Michael Dibdin was 60. Yes, all you would-bees out there, pull your fingers out and get writing. Life is short. 50 may be the new 40 and 60 the new 50, but dead is the same old dead.

Thursday, 5 April 2007

Tightening the Thumbscrew: the stages of editing

I'm getting near the second longhaul through my children's novel, trying desperately to get the wordcount down to under 60,000 so it looks to my agent as if I'm doing what she wanted. I have to admit, grudgingly, that she's done me a favour. I can see the longeurs and I can see that what I've taken out so far has increased the pace. It's getting beyond painful now, though, partly because I'm sick of the sight of the thing and want to be writing Book Two - which is still in that wonderful not-written-yet-therefore-all things-are-possible state which is the honeymoon period of creativity. Also, because I've reached the desperate stage of removing a word here, five words there and totting the deducted wordcounts at the end of every chapter in the forlorn hope that a few ones and fives will miraculously come to two thousand ...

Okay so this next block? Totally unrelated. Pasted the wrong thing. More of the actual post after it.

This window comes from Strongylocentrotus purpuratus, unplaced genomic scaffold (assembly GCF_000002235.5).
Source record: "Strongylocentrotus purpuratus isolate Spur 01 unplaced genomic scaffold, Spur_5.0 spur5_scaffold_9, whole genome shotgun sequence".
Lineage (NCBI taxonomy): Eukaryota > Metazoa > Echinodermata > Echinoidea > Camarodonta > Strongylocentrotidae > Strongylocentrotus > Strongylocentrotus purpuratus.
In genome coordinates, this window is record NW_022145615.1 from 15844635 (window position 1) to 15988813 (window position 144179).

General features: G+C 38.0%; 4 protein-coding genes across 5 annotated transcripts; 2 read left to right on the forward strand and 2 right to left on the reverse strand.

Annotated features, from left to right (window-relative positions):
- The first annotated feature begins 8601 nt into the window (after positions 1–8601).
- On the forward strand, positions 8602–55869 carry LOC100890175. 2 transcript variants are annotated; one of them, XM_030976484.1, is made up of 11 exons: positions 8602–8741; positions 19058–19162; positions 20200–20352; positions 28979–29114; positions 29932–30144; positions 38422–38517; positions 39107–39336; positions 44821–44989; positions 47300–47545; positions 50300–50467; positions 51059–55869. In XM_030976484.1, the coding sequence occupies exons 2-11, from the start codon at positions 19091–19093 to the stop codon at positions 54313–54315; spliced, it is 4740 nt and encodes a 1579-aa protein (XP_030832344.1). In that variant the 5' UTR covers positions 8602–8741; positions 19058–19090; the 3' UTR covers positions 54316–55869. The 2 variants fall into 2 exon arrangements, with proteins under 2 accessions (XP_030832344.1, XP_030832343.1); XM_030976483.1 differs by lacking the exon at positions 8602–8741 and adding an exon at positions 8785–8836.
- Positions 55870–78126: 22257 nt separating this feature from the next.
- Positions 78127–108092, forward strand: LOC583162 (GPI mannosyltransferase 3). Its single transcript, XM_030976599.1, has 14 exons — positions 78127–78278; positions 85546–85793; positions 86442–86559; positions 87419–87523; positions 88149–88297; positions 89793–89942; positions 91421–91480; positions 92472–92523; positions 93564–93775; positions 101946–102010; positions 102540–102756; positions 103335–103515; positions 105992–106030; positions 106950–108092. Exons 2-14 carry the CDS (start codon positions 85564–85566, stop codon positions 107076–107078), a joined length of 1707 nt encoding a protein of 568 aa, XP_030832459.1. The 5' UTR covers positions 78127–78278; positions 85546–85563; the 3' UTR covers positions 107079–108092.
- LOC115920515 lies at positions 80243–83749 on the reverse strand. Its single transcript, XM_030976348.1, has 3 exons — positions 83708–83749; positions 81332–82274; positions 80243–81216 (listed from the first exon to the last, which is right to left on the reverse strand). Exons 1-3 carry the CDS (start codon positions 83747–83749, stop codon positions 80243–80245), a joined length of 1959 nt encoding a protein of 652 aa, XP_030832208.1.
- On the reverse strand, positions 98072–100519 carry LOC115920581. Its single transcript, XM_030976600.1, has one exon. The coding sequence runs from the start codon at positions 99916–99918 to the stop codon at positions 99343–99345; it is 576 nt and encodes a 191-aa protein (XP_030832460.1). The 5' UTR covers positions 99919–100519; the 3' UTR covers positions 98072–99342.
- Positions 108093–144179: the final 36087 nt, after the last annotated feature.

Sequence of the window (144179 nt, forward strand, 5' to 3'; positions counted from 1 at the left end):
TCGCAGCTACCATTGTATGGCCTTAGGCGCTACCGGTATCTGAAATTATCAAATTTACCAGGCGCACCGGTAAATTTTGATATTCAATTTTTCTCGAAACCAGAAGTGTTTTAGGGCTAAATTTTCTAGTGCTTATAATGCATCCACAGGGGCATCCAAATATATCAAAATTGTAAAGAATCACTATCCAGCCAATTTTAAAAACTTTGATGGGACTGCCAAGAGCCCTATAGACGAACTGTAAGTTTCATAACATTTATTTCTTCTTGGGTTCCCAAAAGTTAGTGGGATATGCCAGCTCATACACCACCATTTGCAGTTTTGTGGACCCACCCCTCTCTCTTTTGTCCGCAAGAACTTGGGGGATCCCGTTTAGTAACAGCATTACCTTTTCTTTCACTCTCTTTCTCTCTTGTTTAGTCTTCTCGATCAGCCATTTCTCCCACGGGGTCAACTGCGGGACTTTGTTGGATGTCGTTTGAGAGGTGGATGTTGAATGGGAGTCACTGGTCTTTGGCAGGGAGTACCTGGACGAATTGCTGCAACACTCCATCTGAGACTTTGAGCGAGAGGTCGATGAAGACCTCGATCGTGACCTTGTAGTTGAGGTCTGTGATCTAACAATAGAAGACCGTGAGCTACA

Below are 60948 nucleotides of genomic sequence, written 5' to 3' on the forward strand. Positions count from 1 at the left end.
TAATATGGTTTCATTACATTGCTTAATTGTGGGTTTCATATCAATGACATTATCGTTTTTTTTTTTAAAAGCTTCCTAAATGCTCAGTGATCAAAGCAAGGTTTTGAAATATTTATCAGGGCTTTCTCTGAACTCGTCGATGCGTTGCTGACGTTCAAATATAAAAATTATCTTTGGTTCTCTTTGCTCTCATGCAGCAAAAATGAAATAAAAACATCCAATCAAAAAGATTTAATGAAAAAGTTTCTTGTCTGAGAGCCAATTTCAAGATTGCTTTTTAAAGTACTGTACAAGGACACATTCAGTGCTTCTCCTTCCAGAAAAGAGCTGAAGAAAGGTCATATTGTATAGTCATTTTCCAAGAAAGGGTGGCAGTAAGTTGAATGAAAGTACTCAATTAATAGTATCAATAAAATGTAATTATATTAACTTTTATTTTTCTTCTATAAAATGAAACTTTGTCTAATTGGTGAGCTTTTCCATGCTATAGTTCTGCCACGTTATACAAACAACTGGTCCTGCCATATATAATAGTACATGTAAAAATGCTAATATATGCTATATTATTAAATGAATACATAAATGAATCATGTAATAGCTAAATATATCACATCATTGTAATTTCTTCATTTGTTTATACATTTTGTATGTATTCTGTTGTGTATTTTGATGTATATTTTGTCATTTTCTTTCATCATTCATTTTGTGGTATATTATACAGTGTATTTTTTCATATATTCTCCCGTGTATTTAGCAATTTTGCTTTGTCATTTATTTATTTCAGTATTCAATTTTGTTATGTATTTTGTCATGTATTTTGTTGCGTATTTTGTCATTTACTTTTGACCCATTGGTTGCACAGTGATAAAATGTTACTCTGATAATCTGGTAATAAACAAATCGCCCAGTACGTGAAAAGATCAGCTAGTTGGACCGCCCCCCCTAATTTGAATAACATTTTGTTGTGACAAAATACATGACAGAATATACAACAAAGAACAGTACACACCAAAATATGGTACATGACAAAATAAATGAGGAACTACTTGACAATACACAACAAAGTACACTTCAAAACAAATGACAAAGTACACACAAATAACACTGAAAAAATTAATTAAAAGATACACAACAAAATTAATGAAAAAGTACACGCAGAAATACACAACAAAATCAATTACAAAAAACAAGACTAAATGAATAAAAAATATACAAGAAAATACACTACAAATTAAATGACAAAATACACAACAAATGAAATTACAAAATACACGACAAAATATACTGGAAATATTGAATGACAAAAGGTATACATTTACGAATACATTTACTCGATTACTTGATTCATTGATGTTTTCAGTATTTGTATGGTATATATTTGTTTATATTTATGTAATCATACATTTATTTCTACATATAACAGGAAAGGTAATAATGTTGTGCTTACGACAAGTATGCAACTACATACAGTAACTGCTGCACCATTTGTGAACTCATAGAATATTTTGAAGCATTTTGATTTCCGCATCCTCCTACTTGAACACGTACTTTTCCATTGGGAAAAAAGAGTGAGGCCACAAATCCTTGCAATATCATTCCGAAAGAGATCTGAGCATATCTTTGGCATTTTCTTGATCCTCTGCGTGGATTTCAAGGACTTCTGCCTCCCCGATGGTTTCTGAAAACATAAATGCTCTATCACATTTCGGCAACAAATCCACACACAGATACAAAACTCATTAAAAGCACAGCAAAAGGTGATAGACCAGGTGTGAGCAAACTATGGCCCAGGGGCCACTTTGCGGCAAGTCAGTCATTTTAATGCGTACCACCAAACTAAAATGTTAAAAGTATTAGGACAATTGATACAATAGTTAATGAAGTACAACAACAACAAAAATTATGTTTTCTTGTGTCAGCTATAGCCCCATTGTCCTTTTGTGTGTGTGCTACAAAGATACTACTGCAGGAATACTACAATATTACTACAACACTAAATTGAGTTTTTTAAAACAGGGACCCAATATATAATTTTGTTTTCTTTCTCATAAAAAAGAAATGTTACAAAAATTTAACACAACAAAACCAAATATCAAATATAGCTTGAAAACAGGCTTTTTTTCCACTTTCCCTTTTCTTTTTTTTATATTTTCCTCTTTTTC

It has to be faced: I'm fast approaching Third Stage Edit. First Stage is Blithe Willingness: you go back to your book full of the optimistic sureness that you can wave a magic wand and ten thousand words will vanish. And you won't feel any regret. Second Stage is Increasingly Desperate: you realise the little devils won't pack their bags and leave your book without a fight. Plus you really really don't want them to go. You invited them, for Godsake. They've got squatter's rights.